A Short History of Conflict on Teams
In my 26 years of consulting I’ve had to deal with a lot of conflict and became known as the go-to for high end conflict. I’ve seen the meaning and role of conflict evolve from fixing it to focusing the energy in constructive ways. For instance, traditional workplaces treat conflict as something to be ‘resolved’. ‘Disappear it’ or worse, ignore it. Fear of conflict amplified to the point where employees were afraid to attend conflict resolution seminars. They were being singled out as the problem. It is rarely the case and more likely to be the result of bias in the metrics or in the decisions. Ignoring the conflict develops either depression (a biological expression of repressed expression) or endorsed bullying behaviour (aggression)For instance, Uber’s HR excused bullying in high performers according to former employee Susan Fowler.
From a neuroscience point of view the typical response to conflict is fight, flight, or freeze. The good news is that by developing capacity to observe and navigate using your emotions you can achieve flow. Flow places focus is on the problem, instead of destroying the relationship or the person accused of causing discontent. It is more useful to recognize the energy in conflict as a creative force that can be directed toward constructive, inclusive solutions. To do so means digging underneath the surface signals to work with the source.
Conflict arises from many sources but these are the ones that surface most often.
Emotional explosions (or withdrawal) happen when someone has been triggered by something like a past memory. The question is ‘what was the trigger?’ Cues can range from something in the environment to a word. Words have meaning with many associations. Meaning is not necessarily shared. For instance, the word ‘vision’ can trigger animosity between different thinkers. Use of an innocent word in casual conversation can trigger an emotional response that has nothing to do with the situation.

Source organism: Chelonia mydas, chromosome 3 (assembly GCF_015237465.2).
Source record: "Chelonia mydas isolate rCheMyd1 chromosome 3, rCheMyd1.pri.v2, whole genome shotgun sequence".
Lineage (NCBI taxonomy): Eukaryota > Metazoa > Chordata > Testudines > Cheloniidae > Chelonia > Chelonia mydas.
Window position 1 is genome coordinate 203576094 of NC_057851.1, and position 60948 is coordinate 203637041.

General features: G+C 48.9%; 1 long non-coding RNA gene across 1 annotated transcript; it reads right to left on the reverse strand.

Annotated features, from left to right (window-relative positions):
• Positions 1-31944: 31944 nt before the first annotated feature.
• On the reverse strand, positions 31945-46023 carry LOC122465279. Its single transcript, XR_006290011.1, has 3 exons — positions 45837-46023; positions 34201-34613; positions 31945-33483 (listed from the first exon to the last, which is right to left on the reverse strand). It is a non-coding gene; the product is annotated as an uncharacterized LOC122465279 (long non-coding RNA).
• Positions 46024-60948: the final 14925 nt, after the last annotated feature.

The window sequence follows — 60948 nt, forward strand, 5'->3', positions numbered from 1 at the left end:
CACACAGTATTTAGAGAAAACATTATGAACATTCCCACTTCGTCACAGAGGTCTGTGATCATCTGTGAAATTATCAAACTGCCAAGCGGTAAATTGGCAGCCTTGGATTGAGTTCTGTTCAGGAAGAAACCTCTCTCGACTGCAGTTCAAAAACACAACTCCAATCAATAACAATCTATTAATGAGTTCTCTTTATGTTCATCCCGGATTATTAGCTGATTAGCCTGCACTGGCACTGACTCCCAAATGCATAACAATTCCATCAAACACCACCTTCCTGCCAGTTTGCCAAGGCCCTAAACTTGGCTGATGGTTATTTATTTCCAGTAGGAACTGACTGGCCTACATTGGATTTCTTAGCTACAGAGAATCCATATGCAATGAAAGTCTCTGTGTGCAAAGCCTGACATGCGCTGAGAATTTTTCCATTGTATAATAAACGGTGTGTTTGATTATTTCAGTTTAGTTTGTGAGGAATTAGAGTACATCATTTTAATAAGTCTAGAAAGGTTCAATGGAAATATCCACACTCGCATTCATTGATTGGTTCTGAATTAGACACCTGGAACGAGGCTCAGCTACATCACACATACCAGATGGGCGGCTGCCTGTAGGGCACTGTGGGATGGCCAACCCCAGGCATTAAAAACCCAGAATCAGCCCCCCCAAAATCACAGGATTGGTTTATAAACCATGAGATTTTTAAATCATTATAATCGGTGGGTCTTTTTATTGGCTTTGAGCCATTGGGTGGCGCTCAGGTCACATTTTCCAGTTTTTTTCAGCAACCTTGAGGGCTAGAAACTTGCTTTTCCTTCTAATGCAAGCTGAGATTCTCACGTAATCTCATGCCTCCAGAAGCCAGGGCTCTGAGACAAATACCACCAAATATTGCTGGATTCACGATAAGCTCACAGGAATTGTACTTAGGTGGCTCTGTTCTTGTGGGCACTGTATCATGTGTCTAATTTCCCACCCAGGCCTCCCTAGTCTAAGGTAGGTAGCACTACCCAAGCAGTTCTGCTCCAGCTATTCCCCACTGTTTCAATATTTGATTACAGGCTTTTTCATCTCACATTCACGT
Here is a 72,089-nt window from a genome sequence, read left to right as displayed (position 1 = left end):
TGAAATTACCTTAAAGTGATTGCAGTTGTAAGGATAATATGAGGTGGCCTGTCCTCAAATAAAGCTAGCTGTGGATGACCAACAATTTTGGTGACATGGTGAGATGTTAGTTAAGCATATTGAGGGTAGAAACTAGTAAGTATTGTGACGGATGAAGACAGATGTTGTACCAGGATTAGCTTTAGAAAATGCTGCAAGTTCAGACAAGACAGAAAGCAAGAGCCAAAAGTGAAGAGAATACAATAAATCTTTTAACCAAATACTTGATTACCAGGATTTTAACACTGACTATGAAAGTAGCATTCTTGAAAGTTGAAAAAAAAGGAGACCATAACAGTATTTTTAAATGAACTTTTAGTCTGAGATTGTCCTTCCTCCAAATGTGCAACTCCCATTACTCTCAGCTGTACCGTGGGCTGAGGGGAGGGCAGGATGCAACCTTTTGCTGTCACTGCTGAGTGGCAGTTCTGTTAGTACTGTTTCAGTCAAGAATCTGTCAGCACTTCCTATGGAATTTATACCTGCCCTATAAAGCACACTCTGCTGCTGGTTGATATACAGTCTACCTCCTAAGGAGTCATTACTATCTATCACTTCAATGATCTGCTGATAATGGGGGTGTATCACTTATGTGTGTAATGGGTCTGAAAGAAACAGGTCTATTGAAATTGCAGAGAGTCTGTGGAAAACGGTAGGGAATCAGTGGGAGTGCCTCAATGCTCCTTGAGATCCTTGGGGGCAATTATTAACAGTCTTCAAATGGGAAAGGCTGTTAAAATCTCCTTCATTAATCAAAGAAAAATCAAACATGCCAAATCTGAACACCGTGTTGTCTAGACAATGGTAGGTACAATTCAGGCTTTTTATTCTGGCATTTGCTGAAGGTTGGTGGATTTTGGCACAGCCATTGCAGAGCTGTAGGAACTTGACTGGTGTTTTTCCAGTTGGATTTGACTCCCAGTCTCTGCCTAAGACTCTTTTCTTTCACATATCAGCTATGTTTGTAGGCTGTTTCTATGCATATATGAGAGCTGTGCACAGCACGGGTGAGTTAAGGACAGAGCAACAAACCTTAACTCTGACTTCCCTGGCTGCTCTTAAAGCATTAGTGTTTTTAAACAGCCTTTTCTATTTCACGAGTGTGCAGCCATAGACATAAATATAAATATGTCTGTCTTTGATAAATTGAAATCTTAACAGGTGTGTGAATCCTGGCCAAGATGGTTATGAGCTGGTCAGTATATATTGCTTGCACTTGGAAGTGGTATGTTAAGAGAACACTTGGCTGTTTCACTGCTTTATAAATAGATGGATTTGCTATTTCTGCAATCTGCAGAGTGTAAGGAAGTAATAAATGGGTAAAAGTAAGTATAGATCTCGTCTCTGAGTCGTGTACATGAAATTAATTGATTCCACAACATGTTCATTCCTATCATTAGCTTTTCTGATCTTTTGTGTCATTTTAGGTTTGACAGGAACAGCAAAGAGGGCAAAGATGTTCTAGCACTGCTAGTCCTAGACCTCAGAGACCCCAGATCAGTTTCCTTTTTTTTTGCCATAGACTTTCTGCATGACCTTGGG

Mini-Process Tip: When working with your team if you see two people being hard on each other (conflict) ask what triggered it. Was it a word? If yes, then do a quick Mindmap on a flip chart or white board. Place the word in the middle then ask for a word that each person associates with the word in the centre. Note them all. This is not a time for debate or judgment.
Unmet expectations: At home, this looks like “who let the dogs out”. At work it looks like poor performers or what you asked for wasn’t delivered. The mismatch between what was expected and what was delivered is never resolved by blame-finding.
Instead, apply open-ended questions to verify that you share the picture of what accomplishment looks like in advance. This gives everyone a chance to seize opportunities without needing to seek permission. Once you’re in the muck of the angst the best way is to look at the problem together to determine changes.
Rigid Positions: when two people believe they hold the exclusive rights to being right there is a head-on collision. When participants notice that’s what is going on, one can pause the conversation to explore underlying interests. It only takes one person in the situation to make the decision to step out of the pattern of conflict. At the source might be two interpretations of the same facts. And sometimes a fact is disguised as an opinion. Discernment is important here. Discernment increases as higher levels of conscious awareness develop.
Mini-Process Tip: Take a Time-out. Let the intensity subside; allow time to reflect. On return, without resorting to blame or judgment, ask for constructive insights and observations. Then calmly move forward.
As you gain enough curiosity and confidence to explore what shows up on the surface, you will build trust on your team. Embracing differences and understanding their value benefits everyone. By gaining capacity to have the difficult conversations performance strengthens. Diverse perspectives keep group thinking from falling into a rut. The space is open to speak of the unthinkable risks that are possible, not probable, but high impact.
Read the post on the YVR Startups blog (below) to gain a simple process for turning tension into a compass.